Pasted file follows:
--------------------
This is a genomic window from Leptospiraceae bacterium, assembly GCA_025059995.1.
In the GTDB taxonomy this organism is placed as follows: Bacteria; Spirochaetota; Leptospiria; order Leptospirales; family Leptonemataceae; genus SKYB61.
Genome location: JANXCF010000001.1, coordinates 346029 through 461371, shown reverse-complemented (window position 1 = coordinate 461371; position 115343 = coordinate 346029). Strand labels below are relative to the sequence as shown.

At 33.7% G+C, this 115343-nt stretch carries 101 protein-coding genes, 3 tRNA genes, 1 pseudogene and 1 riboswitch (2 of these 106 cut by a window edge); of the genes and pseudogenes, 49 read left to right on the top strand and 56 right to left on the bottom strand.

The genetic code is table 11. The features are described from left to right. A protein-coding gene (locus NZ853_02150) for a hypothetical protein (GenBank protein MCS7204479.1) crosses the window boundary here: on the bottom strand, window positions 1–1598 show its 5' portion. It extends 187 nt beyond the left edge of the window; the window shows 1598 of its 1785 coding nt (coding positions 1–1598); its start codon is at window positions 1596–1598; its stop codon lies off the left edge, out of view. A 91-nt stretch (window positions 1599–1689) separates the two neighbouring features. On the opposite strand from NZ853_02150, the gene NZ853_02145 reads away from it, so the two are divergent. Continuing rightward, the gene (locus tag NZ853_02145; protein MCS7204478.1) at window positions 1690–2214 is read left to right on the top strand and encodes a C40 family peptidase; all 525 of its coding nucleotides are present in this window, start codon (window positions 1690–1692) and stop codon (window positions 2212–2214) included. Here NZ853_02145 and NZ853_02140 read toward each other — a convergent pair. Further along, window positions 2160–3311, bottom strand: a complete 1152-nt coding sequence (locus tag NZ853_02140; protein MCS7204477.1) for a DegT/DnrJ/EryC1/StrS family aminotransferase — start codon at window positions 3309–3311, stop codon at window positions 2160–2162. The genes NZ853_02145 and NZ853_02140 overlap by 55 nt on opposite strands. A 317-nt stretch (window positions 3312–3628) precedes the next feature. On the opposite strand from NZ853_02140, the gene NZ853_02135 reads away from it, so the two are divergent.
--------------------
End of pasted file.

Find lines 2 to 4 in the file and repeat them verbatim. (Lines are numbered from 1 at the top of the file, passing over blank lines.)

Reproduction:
In the GTDB taxonomy this organism is placed as follows: Bacteria; Spirochaetota; Leptospiria; order Leptospirales; family Leptonemataceae; genus SKYB61.
Genome location: JANXCF010000001.1, coordinates 346029 through 461371, shown reverse-complemented (window position 1 = coordinate 461371; position 115343 = coordinate 346029). Strand labels below are relative to the sequence as shown.

At 33.7% G+C, this 115343-nt stretch carries 101 protein-coding genes, 3 tRNA genes, 1 pseudogene and 1 riboswitch (2 of these 106 cut by a window edge); of the genes and pseudogenes, 49 read left to right on the top strand and 56 right to left on the bottom strand.